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Smartphone mapping while in car

Public Speaking, Lady Google, And Wrong Turns

Whenever we go on a family trip, we activate the Google Maps navigation feature, which announces to us, step by step, where we should go.

The voice-activated feature is a highlight of any trip for our four-year-old son, who looks forward to hearing each new instruction. He’s taken to calling the kind voice “Lady Google”—and it’s a nickname that’s stuck for our entire family.

I was recently driving to a presentation training in a new city when I made a wrong turn. As she does so brilliantly, Lady Google almost instantly re-routed my trip. And in doing so, she led me to a key public speaking tip.

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Catchbox: A Great Way To Engage Your Audiences

Have you ever thrown a microphone at a member of your audience? (No, not in anger, but to encourage their participation?)

I’m guessing you haven’t. If the audience member drops the microphone, you’re out hundreds of dollars (not to mention the much more expensive lawsuit that could result from any microphone-related injuries).

An innovative product called Catchbox has solved that problem—and, in so doing, has given public speakers a great way to add some fun and unpredictability to their talks.

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The Must-Have Ingredient For Making Risky Material Work

A client came to us with an unusual idea for his upcoming keynote speech, which he was set to deliver to several thousand people.

He wanted to show the audience a four-minute music video in the middle of his talk. I was concerned that the clip was too long and would diminish the energy in the room, and suggested that he drop it. He politely refused. He was right. It worked beautifully.

Here’s the key ingredient that helped him pull it off—and that Jerry Seinfeld lacked before telling one popular joke.

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15 Great Ways To Close A Speech (Public Speaking Essentials)

What would you like your final words to achieve? Do you want audience members to get involved in your advocacy efforts? Reconsider previously held views? Have a more complete or nuanced understanding of your topic?

In this post, you’ll learn 15 specific ways to end on a high note.

Among the highlights: the “illustrative” close, the PowerPoint close, the backward-looking close, and the takeaway close.

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How To Close A Speech (Public Speaking Essentials)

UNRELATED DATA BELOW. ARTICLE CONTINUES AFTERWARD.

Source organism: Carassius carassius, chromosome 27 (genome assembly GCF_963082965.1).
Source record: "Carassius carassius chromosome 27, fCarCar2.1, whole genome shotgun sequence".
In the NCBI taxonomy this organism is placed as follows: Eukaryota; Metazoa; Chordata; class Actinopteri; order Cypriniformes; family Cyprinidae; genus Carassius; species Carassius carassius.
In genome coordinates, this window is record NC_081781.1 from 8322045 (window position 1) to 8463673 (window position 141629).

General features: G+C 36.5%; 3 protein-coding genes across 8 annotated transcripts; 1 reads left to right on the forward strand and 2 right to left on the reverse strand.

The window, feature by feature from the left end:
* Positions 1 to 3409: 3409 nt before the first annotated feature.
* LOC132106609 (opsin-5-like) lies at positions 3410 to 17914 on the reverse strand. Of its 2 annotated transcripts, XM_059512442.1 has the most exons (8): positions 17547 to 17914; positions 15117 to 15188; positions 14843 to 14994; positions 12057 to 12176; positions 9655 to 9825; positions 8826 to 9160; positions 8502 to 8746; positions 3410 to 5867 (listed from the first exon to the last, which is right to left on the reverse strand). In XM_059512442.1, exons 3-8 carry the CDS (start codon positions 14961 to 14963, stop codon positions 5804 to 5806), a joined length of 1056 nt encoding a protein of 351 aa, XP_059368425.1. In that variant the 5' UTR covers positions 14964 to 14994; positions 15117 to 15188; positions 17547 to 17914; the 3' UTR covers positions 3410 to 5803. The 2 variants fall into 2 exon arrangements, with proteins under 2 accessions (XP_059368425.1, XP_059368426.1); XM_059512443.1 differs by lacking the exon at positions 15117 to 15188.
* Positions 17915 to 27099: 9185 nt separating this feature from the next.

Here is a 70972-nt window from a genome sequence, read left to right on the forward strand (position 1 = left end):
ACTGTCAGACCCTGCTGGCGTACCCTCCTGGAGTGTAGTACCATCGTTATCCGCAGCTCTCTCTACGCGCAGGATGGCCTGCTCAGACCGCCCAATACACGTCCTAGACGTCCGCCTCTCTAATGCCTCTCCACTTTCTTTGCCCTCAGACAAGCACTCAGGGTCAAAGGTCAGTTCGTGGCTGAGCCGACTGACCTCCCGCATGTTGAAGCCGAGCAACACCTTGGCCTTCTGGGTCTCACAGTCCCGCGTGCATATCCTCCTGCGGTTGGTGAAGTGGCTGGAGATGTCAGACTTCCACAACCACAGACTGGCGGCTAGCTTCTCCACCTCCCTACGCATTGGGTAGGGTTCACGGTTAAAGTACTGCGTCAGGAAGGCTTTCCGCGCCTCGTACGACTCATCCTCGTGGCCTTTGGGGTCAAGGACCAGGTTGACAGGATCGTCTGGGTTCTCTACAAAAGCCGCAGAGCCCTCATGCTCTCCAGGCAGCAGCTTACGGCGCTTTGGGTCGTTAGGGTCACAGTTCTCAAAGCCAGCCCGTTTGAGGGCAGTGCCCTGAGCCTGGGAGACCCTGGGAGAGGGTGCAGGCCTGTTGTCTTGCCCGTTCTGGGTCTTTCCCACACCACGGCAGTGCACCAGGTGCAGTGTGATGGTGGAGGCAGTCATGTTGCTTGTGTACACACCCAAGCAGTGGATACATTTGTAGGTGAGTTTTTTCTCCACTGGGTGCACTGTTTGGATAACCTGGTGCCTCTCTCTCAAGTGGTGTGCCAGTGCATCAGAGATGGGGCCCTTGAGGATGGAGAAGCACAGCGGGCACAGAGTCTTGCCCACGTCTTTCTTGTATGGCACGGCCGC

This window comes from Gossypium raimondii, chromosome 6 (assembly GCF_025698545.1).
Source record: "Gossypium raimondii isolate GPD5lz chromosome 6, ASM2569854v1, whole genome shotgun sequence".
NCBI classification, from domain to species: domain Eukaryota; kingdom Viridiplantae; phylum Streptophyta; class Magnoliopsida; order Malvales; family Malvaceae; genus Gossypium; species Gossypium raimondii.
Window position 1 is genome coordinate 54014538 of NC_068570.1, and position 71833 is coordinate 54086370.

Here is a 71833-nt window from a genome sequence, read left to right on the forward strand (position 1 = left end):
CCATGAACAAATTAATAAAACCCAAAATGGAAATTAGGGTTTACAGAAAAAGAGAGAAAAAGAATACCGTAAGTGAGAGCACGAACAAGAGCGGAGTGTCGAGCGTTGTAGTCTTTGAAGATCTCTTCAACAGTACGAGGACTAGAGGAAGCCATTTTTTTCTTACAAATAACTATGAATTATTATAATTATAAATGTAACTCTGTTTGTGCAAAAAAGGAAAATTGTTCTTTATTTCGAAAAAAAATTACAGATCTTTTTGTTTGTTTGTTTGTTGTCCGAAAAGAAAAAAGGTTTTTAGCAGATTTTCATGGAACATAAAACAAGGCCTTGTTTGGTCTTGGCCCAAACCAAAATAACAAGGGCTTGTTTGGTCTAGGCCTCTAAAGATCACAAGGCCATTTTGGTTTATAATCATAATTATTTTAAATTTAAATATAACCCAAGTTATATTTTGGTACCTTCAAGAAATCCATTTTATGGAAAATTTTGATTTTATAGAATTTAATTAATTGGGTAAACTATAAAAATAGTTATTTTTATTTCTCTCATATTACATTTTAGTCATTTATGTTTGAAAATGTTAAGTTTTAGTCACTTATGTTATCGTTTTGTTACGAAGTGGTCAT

Musicians write songs that build to rousing crescendos. Attorneys deliver emotionally moving closing arguments to impressionable jurors.

Throughout our culture, we recognize how important a big finish is. We want that blockbuster action film to end with a dazzling car chase and the annual fireworks display to conclude with an awesome sequence of rapid-fire bursts.

And yet…many closes limp to the finish line. In this post, you’ll learn how to end your speech with a bang — and why there are two closes, not one.

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Profile In Leadership: Air Force Academy Superintendent’s Race Speech

On Monday, five black cadet candidates at the U.S. Air Force Academy Prep School were targeted in message boards with ugly racist attacks.

Lt. Gen. Jay Silveria, Superintendent of the US Air Force Academy (USAFA), addressed thousands of students yesterday about the attack. His five-minute speech is worth watching in full. As many commenters on the YouTube video remarked, “This is what leadership looks like.”

It’s easy to see why this speech went viral. To help other speakers use some of the same elements to improve their own talks, I’ve dissected six of the things General Silveria did so well.

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How To Practice For Your Presentations (Part 2)

In this post, you’ll learn three more great tips to help make sure your practice sessions are as effective as possible.

These tips emphasize quality of practice, not quantity — which will also save you time.

Among other things, you’ll learn what research says about the ideal location to practice, how to critique your own performance without being unnecessarily critical, and how to solicit feedback from others to ensure helpful rather than destructive input.

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When “What’s In It For Me?” Is The Wrong Question To Ask

For decades, public speaking experts have instructed presenters to put themselves in the minds of their audiences by answering this question: “What is their WIIFM?”

WIIFM (or “What’s In It For Me?”) suggests that audiences will only act on your ideas if they see a direct benefit to their own lives.

That’s true sometimes —but too often, it ignores a far more important question.

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